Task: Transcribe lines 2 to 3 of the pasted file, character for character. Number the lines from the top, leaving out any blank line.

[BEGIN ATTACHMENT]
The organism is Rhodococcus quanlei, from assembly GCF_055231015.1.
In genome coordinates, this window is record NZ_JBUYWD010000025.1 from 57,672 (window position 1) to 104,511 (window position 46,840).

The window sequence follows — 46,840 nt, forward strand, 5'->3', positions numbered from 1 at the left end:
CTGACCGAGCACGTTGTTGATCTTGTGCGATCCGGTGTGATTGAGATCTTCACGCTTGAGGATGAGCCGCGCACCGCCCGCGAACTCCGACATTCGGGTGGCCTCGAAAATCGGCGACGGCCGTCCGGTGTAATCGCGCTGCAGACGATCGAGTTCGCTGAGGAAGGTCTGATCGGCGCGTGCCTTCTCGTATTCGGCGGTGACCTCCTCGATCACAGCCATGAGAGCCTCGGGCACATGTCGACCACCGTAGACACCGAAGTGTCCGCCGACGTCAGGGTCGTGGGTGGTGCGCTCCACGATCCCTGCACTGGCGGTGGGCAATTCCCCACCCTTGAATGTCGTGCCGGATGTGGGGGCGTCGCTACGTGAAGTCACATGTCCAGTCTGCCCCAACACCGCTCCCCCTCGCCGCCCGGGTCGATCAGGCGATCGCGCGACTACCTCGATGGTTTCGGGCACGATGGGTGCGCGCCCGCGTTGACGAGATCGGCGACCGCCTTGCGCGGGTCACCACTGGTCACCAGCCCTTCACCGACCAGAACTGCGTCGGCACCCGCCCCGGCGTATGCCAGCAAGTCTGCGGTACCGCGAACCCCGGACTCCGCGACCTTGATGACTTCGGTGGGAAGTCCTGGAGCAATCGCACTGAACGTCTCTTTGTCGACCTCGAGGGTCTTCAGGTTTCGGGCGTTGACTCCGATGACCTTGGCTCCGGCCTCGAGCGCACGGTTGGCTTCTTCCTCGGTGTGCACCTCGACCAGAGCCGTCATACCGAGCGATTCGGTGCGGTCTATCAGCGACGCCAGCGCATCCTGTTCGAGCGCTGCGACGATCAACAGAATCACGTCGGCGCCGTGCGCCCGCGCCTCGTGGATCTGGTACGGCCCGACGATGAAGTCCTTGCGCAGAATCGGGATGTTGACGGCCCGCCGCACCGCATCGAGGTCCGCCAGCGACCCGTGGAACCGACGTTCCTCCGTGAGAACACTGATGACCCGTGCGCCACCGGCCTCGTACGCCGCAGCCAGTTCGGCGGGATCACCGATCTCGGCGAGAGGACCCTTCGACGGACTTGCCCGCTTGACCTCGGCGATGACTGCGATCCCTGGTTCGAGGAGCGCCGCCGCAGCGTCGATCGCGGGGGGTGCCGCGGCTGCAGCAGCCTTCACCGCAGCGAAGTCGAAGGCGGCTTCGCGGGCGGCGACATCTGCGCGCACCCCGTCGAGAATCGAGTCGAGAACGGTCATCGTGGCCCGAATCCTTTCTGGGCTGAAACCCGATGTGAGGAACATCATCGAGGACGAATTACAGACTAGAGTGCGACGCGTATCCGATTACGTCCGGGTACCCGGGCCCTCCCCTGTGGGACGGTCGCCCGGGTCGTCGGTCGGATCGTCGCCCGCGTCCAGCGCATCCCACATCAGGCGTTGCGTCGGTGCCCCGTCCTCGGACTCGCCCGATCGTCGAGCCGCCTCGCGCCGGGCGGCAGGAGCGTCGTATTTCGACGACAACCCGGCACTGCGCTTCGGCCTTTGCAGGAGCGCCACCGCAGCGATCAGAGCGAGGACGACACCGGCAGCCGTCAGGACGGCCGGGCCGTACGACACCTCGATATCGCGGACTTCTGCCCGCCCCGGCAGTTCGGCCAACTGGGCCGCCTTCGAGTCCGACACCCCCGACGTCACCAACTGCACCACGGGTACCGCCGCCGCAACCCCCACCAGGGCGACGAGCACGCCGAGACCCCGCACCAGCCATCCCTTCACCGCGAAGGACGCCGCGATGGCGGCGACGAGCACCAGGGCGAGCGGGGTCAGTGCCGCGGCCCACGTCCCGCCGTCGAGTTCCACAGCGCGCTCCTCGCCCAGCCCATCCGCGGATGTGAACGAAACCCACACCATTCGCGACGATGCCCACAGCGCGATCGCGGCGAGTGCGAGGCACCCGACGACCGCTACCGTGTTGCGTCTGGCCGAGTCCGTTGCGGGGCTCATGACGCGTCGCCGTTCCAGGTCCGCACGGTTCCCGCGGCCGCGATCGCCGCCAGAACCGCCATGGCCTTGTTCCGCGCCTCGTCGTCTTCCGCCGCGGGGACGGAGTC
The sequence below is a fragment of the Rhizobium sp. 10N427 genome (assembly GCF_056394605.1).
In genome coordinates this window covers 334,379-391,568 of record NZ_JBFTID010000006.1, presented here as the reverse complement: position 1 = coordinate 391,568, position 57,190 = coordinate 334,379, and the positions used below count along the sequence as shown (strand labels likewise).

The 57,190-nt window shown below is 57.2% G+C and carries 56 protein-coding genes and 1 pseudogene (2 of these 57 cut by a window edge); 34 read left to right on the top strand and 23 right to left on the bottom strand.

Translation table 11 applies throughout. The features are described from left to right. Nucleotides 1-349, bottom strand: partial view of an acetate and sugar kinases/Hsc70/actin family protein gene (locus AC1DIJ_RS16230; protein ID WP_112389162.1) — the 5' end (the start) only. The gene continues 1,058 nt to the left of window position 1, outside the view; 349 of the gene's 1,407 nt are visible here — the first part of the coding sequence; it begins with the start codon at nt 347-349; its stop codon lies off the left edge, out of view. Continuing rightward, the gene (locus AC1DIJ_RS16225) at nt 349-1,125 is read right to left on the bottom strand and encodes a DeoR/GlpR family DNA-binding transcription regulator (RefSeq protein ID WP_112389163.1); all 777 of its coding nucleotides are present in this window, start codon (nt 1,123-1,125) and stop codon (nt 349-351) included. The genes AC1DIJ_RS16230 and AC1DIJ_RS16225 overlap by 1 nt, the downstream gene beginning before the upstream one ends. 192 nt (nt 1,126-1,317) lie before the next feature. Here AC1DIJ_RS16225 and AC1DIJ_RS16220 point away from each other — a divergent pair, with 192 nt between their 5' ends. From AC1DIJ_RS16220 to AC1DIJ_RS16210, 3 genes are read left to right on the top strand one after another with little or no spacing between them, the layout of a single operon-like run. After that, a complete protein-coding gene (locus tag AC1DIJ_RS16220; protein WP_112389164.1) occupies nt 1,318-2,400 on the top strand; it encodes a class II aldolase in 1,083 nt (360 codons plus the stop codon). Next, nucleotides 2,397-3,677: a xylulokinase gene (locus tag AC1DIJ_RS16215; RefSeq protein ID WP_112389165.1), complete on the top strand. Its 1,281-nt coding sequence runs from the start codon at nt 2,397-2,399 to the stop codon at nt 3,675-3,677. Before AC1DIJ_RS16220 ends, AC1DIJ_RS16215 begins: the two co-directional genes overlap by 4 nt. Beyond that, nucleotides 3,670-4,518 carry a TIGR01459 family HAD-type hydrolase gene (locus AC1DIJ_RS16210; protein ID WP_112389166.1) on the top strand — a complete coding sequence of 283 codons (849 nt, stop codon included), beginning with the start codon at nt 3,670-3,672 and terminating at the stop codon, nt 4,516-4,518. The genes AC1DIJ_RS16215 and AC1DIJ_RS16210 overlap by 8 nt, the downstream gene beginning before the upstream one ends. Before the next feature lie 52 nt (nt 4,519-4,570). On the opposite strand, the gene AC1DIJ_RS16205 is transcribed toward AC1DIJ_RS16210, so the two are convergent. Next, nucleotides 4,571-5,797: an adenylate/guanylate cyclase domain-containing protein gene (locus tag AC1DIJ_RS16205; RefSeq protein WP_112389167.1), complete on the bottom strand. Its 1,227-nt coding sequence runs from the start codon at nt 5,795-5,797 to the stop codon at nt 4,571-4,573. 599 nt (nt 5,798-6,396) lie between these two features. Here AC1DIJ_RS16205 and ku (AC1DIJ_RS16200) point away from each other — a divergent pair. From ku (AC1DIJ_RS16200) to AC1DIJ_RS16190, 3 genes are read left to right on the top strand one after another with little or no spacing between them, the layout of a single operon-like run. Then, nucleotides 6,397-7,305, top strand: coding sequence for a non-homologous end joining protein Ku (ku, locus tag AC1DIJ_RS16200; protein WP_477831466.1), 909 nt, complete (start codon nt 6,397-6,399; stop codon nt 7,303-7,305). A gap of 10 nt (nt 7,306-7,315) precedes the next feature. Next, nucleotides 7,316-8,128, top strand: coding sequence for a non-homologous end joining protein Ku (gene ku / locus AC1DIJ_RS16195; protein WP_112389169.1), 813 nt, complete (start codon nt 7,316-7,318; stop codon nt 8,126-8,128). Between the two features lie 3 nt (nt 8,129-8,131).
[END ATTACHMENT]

In genome coordinates, this window is record NZ_JBUYWD010000025.1 from 57,672 (window position 1) to 104,511 (window position 46,840).

The window sequence follows — 46,840 nt, forward strand, 5'->3', positions numbered from 1 at the left end: